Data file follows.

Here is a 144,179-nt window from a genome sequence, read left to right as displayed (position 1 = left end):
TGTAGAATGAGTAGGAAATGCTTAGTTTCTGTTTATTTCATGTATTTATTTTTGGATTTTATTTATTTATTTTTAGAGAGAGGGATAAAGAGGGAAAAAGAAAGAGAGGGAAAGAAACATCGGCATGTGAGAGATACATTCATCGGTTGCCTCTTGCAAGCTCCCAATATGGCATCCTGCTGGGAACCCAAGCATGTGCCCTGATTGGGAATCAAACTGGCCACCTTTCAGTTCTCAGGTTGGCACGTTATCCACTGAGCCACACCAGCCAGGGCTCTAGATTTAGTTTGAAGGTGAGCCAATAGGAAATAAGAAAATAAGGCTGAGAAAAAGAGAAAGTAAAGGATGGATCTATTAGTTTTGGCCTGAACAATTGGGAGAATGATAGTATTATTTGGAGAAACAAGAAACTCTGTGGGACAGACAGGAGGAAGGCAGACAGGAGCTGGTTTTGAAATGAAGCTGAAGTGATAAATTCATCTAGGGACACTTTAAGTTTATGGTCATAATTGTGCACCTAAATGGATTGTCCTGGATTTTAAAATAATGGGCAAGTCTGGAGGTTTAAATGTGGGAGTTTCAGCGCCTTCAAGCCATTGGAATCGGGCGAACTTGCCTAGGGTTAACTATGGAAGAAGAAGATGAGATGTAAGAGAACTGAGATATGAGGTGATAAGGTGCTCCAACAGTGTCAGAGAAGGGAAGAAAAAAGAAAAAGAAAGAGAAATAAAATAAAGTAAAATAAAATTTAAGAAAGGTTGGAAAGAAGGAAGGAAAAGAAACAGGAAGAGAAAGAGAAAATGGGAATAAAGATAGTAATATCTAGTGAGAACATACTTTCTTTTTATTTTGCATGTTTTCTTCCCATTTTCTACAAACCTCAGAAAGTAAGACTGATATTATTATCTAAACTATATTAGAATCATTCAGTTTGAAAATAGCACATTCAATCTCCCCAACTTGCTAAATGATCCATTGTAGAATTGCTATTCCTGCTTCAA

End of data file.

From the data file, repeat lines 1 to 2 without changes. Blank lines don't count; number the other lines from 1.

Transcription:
Here is a 144,179-nt window from a genome sequence, read left to right as displayed (position 1 = left end):
TGTAGAATGAGTAGGAAATGCTTAGTTTCTGTTTATTTCATGTATTTATTTTTGGATTTTATTTATTTATTTTTAGAGAGAGGGATAAAGAGGGAAAAAGAAAGAGAGGGAAAGAAACATCGGCATGTGAGAGATACATTCATCGGTTGCCTCTTGCAAGCTCCCAATATGGCATCCTGCTGGGAACCCAAGCATGTGCCCTGATTGGGAATCAAACTGGCCACCTTTCAGTTCTCAGGTTGGCACGTTATCCACTGAGCCACACCAGCCAGGGCTCTAGATTTAGTTTGAAGGTGAGCCAATAGGAAATAAGAAAATAAGGCTGAGAAAAAGAGAAAGTAAAGGATGGATCTATTAGTTTTGGCCTGAACAATTGGGAGAATGATAGTATTATTTGGAGAAACAAGAAACTCTGTGGGACAGACAGGAGGAAGGCAGACAGGAGCTGGTTTTGAAATGAAGCTGAAGTGATAAATTCATCTAGGGACACTTTAAGTTTATGGTCATAATTGTGCACCTAAATGGATTGTCCTGGATTTTAAAATAATGGGCAAGTCTGGAGGTTTAAATGTGGGAGTTTCAGCGCCTTCAAGCCATTGGAATCGGGCGAACTTGCCTAGGGTTAACTATGGAAGAAGAAGATGAGATGTAAGAGAACTGAGATATGAGGTGATAAGGTGCTCCAACAGTGTCAGAGAAGGGAAGAAAAAAGAAAAAGAAAGAGAAATAAAATAAAGTAAAATAAAATTTAAGAAAGGTTGGAAAGAAGGAAGGAAAAGAAACAGGAAGAGAAAGAGAAAATGGGAATAAAGATAGTAATATCTAGTGAGAACATACTTTCTTTTTATTTTGCATGTTTTCTTCCCATTTTCTACAAACCTCAGAAAGTAAGACTGATATTATTATCTAAACTATATTAGAATCATTCAGTTTGAAAATAGCACATTCAATCTCCCCAACTTGCTAAATGATCCATTGTAGAATTGCTATTCCTGCTTCAA